As described above, the servo accelerometer is far superior to the open-loop type accelerometer in many respects, but still it needs to be further improved so as to allow wider and more extensive applications.

SUMMARY OF THE INVENTION

The present invention has been made in view of the above-described circumstances, and, it has its primary object to provide an improved detector capable of detecting the acceleration, the velocity or the displacement of a point of interest with high resolution and increased sensitivity.

Another object of the present invention is to provide an improved detector for detecting vibration with high accuracy and sensitivity.

A further object of the present invention is to provide an improved servo accelerometer for detecting the acceleration at extremely high resolution and sensitivity.

A still further object of the present invention is to provide a detector for detecting the acceleration, the velocity or the displacement of a point of interest, which is reliable in operation and compact in size.

Hereinafter, the present invention will be described in detail by way of embodiments with reference to the accompanying drawings.

BRIEF DESCRIPTION OF THE DRAWINGS

FIG. 1 is a schematic illustration showing a system of offshore vertical seismic measurement to which the optical seismic detector embodying the present invention may be advantageously applied;

FIG. 2 is a schematic illustration showing the overall structure of the optical seismic detector constructed on the principle of a servo accelerometer;

FIG. 3 is a plan view showing the structure of a dual photodetector suitable for use in the present invention;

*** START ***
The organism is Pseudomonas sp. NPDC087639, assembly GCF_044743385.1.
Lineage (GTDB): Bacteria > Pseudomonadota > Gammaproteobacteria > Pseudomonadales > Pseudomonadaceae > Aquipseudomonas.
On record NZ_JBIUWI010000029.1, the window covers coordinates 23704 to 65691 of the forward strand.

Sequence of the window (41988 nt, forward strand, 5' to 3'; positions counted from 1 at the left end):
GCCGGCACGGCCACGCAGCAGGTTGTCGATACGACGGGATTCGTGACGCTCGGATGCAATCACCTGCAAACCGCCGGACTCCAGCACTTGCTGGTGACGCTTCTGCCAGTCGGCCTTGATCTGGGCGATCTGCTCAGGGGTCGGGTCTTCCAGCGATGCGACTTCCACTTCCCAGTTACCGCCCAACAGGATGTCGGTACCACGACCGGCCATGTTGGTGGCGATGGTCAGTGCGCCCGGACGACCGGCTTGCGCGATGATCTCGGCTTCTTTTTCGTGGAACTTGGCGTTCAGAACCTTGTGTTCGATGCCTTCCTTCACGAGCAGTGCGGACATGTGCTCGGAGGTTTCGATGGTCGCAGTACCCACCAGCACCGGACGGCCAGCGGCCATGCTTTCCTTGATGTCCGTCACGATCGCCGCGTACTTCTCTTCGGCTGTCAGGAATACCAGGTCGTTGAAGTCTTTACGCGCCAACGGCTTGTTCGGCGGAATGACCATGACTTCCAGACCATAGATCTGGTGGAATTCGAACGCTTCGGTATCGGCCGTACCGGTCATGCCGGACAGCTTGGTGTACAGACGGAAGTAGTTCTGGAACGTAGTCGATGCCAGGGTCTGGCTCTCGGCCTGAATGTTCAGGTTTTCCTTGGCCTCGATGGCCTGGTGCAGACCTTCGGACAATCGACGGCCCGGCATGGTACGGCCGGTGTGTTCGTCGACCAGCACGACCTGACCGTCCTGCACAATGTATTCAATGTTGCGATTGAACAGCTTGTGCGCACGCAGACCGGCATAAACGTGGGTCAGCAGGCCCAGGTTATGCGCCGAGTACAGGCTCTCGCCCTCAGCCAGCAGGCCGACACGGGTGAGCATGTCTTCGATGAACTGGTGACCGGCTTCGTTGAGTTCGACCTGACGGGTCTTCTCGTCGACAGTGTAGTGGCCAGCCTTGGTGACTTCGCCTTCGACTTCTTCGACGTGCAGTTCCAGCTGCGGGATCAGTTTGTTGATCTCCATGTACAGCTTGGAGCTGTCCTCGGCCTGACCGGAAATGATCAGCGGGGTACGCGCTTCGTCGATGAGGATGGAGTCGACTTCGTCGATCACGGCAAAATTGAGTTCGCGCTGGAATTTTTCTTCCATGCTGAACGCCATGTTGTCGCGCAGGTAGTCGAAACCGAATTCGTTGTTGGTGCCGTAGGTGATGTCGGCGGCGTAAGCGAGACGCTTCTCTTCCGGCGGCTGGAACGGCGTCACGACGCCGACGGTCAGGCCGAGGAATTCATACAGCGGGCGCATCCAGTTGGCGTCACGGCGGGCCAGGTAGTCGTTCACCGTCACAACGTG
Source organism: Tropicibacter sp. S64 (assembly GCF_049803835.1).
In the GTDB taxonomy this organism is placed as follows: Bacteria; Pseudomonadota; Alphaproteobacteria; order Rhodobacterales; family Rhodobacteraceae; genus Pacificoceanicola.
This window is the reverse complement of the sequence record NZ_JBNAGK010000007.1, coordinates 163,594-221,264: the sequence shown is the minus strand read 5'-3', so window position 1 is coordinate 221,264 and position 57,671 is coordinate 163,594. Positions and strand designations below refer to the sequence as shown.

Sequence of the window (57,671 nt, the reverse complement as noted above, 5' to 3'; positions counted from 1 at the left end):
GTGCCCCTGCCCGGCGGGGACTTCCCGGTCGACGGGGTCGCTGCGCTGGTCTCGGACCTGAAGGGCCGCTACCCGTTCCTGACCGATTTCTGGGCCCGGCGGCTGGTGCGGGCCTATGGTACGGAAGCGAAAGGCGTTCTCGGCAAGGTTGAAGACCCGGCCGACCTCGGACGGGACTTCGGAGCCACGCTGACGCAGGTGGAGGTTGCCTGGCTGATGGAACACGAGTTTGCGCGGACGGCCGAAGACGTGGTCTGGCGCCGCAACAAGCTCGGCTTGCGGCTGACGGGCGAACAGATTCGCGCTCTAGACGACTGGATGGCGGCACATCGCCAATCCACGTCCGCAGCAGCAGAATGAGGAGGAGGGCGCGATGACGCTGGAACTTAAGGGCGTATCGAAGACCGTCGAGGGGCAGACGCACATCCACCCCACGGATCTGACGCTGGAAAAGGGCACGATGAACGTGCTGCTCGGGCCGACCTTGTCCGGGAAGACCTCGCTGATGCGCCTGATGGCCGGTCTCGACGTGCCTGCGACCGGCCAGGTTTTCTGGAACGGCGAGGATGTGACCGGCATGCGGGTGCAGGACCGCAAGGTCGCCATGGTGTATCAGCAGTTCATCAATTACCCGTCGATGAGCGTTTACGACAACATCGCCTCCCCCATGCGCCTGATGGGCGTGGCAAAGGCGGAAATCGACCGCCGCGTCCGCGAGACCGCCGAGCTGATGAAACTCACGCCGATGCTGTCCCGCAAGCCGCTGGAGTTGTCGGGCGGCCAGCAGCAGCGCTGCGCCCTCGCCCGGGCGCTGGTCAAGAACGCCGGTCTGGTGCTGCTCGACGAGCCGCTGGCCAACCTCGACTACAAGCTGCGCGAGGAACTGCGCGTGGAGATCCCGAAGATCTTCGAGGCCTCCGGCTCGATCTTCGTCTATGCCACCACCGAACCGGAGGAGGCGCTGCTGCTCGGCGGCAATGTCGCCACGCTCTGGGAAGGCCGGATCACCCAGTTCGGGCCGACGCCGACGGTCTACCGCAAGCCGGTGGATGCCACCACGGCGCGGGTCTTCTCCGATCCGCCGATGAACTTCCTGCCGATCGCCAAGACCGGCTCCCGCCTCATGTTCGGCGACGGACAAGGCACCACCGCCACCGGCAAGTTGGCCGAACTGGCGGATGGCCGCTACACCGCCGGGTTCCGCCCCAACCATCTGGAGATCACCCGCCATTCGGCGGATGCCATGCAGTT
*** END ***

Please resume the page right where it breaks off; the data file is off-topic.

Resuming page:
FIG. 4 is a circuit diagram showing the detailed structure of the servo amplifier 22 shown in FIG. 2;

FIG. 5 is a schematic illustration showing one embodiment of the displacement detector for detecting the displacement of a point of interest constructed in accordance with another aspect of the present invention;

FIG. 6 is a schematic illustration showing another embodiment of the displacement detector which is constructed as modified from the structure shown in FIG. 5;

FIGS. 7 and 8 are plan views showing alternative structures of the dual photodetector which are suitable for use in the detector shown in FIG. 5 or 6;

FIG. 9 is a schematic illustration showing one embodiment of the vibration detector for detecting the vibration of a point of interest constructed in accordance with a further aspect of the present invention;

FIG. 10 is a schematic illustration showing another embodiment of the vibration detector constructed on the same principle as that of FIG. 9; and

FIGS. 11 and 12 are schematic illustrations showing modifications of the structure shown in FIG. 9.

DETAILED DESCRIPTION OF THE PREFERRED EMBODIMENTS

Referring now to FIG. 1, there is schematically shown a system of offshore vertical seismic measurement, in which an optical seismic detector constructed in accordance with one embodiment of the present invention can be advantageously used. As shown in FIG. 1, there is an offshore rig 1 to support thereon a measurement and control unit 2. A downhole cable 4 extends from the measurement and control unit 2 through a borehole 3 drilled in the earth and is provided with a downhole tool 5 at its bottom end. The downhole tool 5 houses therein an optical seismic detector of the present invention, which is operatively coupled to the measurement and control unit 2 via the cable 4. As will be described in detail later, the optical seismic detector provided inside the downhole tool 5 is fundamentally constructed from a servo accelerometer and thus it detects the accleration at the site of the downhole tool 5.